Ground Covers You May Not Have Thought Of, Part VII

Today Richard Lyons’ Nursery today presents the seventh installment of its survey of plants that are sometimes overlooked for their potential as ground covers.

Bamboo Muhly, Muhlenbergia dumosa, and Pink Muhly Grass, Muhlenbergia capillaris: These closely-related species not only succeed as stand-alone landscape elements, but they also work well as clumping, tall ground covers. M. dumosa, native to southern Arizona and northwestern Mexico, has lacy, fine-textured foliage and an attractive billowing growth habit. It is the taller of the two grasses, reaching 4-6 ft. high. M. capillaris, native over a wide expanse of North America, grows 1-3 ft. high. It is particularly attractive in late summer, when it produces long flower stalks that imbue the plant with a pink to purplish hue. M. capillaris is the more drought-tolerant of these species, but both are known for their ease of maintenance.

Calathea spp.: If you are looking for a colorful ground cover for dappled-light settings, the genus Calathea is an excellent choice. Native to South America and Central America, its species feature some of the most eye-catching combinations of hues and patterns found in tropical foliage plants. They thrive in highly-humid conditions, but must have excellent drainage. Watering frequency should be reduced during winter months. Clumps may be divided to expand the area of coverage.

Lantana spp.: The genus Lantana comprises about 150 species native to both the Old World and New World tropics. Many of them are widely used for their spectacular color combinations, the length of their flowering seasons, and their success in attracting butterflies and hummingbirds. Plant them in full sun. They are amenable to being pruned vigorously to keep them compact and improve flowering. Richard Lyons’ Nursery recommends L. camara (Lantana), L. canescens (Hammock Shrub Verbena), L. involucrata (Button Sage), and L. montevidensis (Lavender Trailing Lantana).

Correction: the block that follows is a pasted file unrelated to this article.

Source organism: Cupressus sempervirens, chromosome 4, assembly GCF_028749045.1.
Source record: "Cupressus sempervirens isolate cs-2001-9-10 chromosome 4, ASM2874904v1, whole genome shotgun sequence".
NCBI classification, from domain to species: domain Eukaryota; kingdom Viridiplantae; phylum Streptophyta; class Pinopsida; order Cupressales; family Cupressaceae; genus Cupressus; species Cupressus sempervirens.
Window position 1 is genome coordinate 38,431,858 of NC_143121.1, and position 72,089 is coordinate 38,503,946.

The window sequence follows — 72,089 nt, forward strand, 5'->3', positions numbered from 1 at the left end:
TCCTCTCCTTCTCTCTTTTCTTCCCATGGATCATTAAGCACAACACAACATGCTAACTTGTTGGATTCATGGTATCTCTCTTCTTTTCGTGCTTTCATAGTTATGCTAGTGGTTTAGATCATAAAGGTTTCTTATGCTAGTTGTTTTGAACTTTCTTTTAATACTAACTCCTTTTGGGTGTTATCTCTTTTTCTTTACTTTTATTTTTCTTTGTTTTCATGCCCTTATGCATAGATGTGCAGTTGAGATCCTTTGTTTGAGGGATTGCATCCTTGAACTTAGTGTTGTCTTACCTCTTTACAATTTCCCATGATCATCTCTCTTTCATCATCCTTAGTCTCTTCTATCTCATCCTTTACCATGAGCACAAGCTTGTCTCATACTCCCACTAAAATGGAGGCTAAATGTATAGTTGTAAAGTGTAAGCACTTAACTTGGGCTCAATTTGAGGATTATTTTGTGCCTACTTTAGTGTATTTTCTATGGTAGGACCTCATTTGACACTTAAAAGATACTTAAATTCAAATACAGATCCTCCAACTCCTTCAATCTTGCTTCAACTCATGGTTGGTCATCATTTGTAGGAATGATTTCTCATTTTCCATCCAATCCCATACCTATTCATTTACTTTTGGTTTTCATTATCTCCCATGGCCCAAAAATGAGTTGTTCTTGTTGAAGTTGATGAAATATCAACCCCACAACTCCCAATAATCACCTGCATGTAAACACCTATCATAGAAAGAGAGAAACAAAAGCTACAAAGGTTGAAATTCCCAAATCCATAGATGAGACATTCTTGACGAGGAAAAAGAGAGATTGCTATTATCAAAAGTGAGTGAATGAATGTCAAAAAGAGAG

Firecracker Plant, Crossandra infundibuliformis: See “Looking for Shady Friends? Part III” (July 27, 2013) on this website.

Green Island Ficus, Ficus macrophylla ‘Green Island’: See “Ficus macrophylla (Green Island Ficus)” (September 1, 2012) on this website.

Lemon Grass, Cymbopogon citratus: See “Herbs for Summer Heat” (August 16, 2013) on this website.

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